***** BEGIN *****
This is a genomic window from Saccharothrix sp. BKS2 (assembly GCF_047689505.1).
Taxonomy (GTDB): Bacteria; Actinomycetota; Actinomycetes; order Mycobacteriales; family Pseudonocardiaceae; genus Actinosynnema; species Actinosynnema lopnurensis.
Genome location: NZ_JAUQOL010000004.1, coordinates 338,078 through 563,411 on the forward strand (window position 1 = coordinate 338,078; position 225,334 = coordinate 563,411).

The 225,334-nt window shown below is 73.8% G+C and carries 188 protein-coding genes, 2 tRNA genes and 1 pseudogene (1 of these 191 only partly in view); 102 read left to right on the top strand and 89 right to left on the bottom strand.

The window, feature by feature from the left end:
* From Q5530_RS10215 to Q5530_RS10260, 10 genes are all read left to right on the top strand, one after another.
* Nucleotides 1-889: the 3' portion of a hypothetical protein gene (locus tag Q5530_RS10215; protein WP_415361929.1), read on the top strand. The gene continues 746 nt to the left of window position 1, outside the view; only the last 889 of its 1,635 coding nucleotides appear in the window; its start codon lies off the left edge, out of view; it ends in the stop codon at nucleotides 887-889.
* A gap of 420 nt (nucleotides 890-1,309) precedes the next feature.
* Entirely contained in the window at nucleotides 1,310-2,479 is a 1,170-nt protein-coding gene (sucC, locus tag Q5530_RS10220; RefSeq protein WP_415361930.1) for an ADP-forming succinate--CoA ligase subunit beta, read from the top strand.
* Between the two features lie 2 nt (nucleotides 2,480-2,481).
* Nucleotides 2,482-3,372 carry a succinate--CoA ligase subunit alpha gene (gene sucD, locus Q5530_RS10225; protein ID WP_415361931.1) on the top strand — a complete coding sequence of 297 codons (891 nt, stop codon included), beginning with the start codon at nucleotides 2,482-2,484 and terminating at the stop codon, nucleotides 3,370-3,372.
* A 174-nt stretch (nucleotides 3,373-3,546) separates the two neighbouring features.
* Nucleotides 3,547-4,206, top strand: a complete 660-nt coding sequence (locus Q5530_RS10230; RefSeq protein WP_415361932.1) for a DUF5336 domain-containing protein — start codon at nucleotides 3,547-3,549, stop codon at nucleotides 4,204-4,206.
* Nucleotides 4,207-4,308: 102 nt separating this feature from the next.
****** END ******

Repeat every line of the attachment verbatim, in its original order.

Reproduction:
This is a genomic window from Saccharothrix sp. BKS2 (assembly GCF_047689505.1).
Taxonomy (GTDB): Bacteria; Actinomycetota; Actinomycetes; order Mycobacteriales; family Pseudonocardiaceae; genus Actinosynnema; species Actinosynnema lopnurensis.
Genome location: NZ_JAUQOL010000004.1, coordinates 338,078 through 563,411 on the forward strand (window position 1 = coordinate 338,078; position 225,334 = coordinate 563,411).

The 225,334-nt window shown below is 73.8% G+C and carries 188 protein-coding genes, 2 tRNA genes and 1 pseudogene (1 of these 191 only partly in view); 102 read left to right on the top strand and 89 right to left on the bottom strand.

The window, feature by feature from the left end:
* From Q5530_RS10215 to Q5530_RS10260, 10 genes are all read left to right on the top strand, one after another.
* Nucleotides 1-889: the 3' portion of a hypothetical protein gene (locus tag Q5530_RS10215; protein WP_415361929.1), read on the top strand. The gene continues 746 nt to the left of window position 1, outside the view; only the last 889 of its 1,635 coding nucleotides appear in the window; its start codon lies off the left edge, out of view; it ends in the stop codon at nucleotides 887-889.
* A gap of 420 nt (nucleotides 890-1,309) precedes the next feature.
* Entirely contained in the window at nucleotides 1,310-2,479 is a 1,170-nt protein-coding gene (sucC, locus tag Q5530_RS10220; RefSeq protein WP_415361930.1) for an ADP-forming succinate--CoA ligase subunit beta, read from the top strand.
* Between the two features lie 2 nt (nucleotides 2,480-2,481).
* Nucleotides 2,482-3,372 carry a succinate--CoA ligase subunit alpha gene (gene sucD, locus Q5530_RS10225; protein ID WP_415361931.1) on the top strand — a complete coding sequence of 297 codons (891 nt, stop codon included), beginning with the start codon at nucleotides 2,482-2,484 and terminating at the stop codon, nucleotides 3,370-3,372.
* A 174-nt stretch (nucleotides 3,373-3,546) separates the two neighbouring features.
* Nucleotides 3,547-4,206, top strand: a complete 660-nt coding sequence (locus Q5530_RS10230; RefSeq protein WP_415361932.1) for a DUF5336 domain-containing protein — start codon at nucleotides 3,547-3,549, stop codon at nucleotides 4,204-4,206.
* Nucleotides 4,207-4,308: 102 nt separating this feature from the next.